What veterans mean to me
Gail Maholick/TIMES NEWS Winners of Lehighton VFW Post 256 Patriot's Pen Essay Contest at Ss. Peter and Paul School were presented awards by Harry Wynn, contest chairperson and past post commander, left; and Fred Schaffer, quartermaster, right. Student winners are, from left, Lauren Lesko, first place; Kyle Higgins, second place; and Emily Mriss, third place.
Winners of the V.F.W. Post 256, Lehighton, Patriot's Pen Youth Essay Contest at Ss. Peter and Paul School were recognized as part of the school's Veterans Day observation.
The theme of this year's contest was "When Should a Veteran be Honored?."
Presenting the awards and checks were Harry Wynn, chairman of the Patriot's Pen essay contest and past post commander; and Fred Shaffer, quartermaster.
Wynn said that he was pleased to be presenting awards as part of the school's Veterans Day program.
"This has been a busy week for veterans," said Wynn. He said he attended a program in Jim Thorpe, where Speaker of the House Keith McCall honored Vietnam Veterans and another one at the Lehighton Legion, where coins were presented to veterans, plus was part of the Veterans Parade in Lansford.
"I like being a veteran," said Wynn. "Its good to celebrate being alive with all my veteran friends."
Wynn said that he is a Navy Vietnam Veteran. He noted that Vietnam Veterans came home 40 years ago.
Honored as contest winners were Lauren M. Lesko, eighth grade, first place; Kyle S. Higgins, eighth grade, second place; and Emily Mriss, seventh grade, third place.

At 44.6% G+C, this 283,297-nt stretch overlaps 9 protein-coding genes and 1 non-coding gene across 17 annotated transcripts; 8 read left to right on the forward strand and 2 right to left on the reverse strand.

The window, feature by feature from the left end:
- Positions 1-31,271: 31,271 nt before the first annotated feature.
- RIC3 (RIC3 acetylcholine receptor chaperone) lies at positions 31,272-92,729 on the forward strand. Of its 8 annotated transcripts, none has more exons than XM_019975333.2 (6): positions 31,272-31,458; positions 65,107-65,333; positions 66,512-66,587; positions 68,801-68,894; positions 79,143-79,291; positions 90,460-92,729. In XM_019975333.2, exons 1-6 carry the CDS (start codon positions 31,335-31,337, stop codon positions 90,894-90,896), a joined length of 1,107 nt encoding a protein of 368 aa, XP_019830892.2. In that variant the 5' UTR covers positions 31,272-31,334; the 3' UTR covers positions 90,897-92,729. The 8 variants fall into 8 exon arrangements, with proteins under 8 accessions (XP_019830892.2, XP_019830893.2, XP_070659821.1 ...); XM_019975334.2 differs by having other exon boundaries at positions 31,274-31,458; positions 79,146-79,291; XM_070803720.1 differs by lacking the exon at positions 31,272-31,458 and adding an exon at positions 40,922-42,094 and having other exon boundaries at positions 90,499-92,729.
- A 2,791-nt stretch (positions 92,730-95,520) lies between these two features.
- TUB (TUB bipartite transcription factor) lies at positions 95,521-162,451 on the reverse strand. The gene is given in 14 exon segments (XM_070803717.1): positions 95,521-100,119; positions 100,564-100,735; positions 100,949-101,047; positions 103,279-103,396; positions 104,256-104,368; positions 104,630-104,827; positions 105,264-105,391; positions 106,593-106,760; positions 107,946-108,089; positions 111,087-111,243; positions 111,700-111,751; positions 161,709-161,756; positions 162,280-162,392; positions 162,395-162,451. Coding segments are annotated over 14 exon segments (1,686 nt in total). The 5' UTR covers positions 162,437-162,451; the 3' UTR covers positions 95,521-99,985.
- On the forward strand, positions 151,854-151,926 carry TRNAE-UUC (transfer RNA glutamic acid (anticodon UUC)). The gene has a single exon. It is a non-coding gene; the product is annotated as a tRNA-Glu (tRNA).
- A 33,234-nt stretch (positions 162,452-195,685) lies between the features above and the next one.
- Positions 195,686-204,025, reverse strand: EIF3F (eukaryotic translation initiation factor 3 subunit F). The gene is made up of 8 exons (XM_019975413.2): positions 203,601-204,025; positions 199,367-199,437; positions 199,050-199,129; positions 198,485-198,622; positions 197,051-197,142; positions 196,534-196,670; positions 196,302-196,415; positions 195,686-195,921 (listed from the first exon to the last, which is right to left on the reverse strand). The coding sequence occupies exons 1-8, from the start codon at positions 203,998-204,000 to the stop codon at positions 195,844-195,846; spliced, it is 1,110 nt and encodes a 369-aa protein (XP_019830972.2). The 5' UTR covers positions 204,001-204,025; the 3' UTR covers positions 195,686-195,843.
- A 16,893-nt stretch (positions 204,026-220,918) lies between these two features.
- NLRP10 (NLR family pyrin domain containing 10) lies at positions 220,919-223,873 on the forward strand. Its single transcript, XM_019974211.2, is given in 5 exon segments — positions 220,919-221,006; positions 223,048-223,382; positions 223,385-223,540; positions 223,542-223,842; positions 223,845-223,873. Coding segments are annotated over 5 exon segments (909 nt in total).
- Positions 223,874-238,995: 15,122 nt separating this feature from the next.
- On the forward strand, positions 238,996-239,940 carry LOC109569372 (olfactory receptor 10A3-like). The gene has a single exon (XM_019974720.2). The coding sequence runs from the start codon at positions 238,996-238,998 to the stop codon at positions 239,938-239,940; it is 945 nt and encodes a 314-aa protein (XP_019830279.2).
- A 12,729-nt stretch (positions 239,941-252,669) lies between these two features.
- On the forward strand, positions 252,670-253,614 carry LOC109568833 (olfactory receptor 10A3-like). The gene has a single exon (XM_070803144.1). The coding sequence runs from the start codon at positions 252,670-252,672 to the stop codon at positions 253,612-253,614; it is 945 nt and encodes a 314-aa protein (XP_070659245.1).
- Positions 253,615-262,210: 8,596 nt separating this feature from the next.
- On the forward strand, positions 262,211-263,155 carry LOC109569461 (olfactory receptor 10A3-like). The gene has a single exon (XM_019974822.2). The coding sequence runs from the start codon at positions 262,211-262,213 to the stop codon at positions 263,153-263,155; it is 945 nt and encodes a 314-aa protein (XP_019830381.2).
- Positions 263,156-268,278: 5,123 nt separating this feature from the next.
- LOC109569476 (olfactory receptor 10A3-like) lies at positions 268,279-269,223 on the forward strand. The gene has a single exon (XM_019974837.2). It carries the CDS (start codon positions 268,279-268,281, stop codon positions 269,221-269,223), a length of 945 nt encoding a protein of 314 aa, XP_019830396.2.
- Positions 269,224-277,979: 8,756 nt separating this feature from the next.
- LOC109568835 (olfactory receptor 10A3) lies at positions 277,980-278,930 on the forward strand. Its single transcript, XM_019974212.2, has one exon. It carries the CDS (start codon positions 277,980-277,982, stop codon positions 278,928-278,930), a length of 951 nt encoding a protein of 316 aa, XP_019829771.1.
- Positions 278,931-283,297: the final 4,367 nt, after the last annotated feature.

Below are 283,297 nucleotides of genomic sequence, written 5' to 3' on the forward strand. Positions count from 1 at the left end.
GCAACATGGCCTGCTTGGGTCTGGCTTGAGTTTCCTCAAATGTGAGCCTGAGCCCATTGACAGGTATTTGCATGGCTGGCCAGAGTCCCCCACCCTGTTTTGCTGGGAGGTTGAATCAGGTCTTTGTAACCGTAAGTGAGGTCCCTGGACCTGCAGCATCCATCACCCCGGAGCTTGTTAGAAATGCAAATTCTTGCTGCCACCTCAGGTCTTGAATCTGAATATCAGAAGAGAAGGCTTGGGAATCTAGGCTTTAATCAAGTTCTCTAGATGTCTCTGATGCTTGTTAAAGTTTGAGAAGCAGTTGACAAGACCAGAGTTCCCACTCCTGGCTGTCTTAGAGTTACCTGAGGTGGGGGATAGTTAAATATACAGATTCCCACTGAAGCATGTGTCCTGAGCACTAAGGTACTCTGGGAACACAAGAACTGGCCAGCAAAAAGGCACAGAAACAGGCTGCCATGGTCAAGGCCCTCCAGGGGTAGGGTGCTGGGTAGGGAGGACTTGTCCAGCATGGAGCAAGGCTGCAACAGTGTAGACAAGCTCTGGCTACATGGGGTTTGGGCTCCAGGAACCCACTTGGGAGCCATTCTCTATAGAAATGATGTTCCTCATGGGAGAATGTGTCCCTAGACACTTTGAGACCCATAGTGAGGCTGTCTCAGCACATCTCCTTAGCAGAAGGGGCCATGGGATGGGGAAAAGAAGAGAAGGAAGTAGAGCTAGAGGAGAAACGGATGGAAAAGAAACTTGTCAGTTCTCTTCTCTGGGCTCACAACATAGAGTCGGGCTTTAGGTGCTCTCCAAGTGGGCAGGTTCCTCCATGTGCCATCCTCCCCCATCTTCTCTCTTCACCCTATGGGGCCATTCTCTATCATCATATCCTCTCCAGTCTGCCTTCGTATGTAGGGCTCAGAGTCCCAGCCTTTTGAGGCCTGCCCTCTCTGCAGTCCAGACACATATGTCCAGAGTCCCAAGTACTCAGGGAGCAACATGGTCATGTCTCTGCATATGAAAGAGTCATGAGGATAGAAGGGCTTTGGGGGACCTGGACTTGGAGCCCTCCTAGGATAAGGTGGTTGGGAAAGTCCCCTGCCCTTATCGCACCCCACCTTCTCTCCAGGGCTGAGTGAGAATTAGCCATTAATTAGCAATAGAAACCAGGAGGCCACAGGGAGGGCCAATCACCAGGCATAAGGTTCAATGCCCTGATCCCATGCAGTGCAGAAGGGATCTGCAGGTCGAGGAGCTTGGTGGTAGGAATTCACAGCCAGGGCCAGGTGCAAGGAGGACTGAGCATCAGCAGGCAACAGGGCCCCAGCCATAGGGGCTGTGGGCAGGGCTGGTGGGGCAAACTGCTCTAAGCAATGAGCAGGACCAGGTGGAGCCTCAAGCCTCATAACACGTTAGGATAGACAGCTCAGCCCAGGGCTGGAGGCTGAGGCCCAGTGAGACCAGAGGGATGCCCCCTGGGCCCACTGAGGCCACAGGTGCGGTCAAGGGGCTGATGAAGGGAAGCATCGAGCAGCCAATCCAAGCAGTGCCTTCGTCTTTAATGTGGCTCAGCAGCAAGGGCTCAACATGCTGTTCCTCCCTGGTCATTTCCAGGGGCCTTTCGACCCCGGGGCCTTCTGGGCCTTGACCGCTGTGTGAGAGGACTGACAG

Honorable mention was given to eighth grade students, Danielle M. David, Ashton Galasso, Rebecca Hartman, Alysha Neff, Samantha Sirsky and Brandon Trinkle; and seventh grade students, Zoe David, Tamra Haupt, Katelyn Hosler and Sierra Volkert.
Candace Steffie, head teacher, opened the program by reading parts of a letter from Eric Shinseki, secretary of Veterans Affairs, Washington. "America has a sacred trust to care for those who defend her. From the warriors who stormed the beaches at Normandy on D-Day to the brave men and women returning from Iraq and Afghanistan, our veterans share a legacy of service that crosses generational lines and upholds the values upon which our nation was founded: service to a cause greater than self.
Lesko, Higgins and Mriss read their essays to their classmates.
Lesko wrote about a military man she met while on a plane ride to California. She said that she was in the midth of writing her essay when she talked to the man who was wearing a military hat about being a veteran. She said in her essay that the man said the he felt that he wasn't a hero, but was doing his duty to his country when he served in the military.
"He said he felt that defending his country was a reward for him," said Lesko.
Higgins essay focused on honoring veterans all the time.
"They have been serving for us," said Higgins. "They should be honored at all times. They have been serving for us."
Mriss said that the answer to when a veteran should be honored is they should be honored all the time.
"When you see a veteran anywhere, you should say thank you," said Mriss.
As part of the contest Lesko was awarded $50, Higgins received $40 and Mriss was given $30. Students with honorable mention were presented certificates.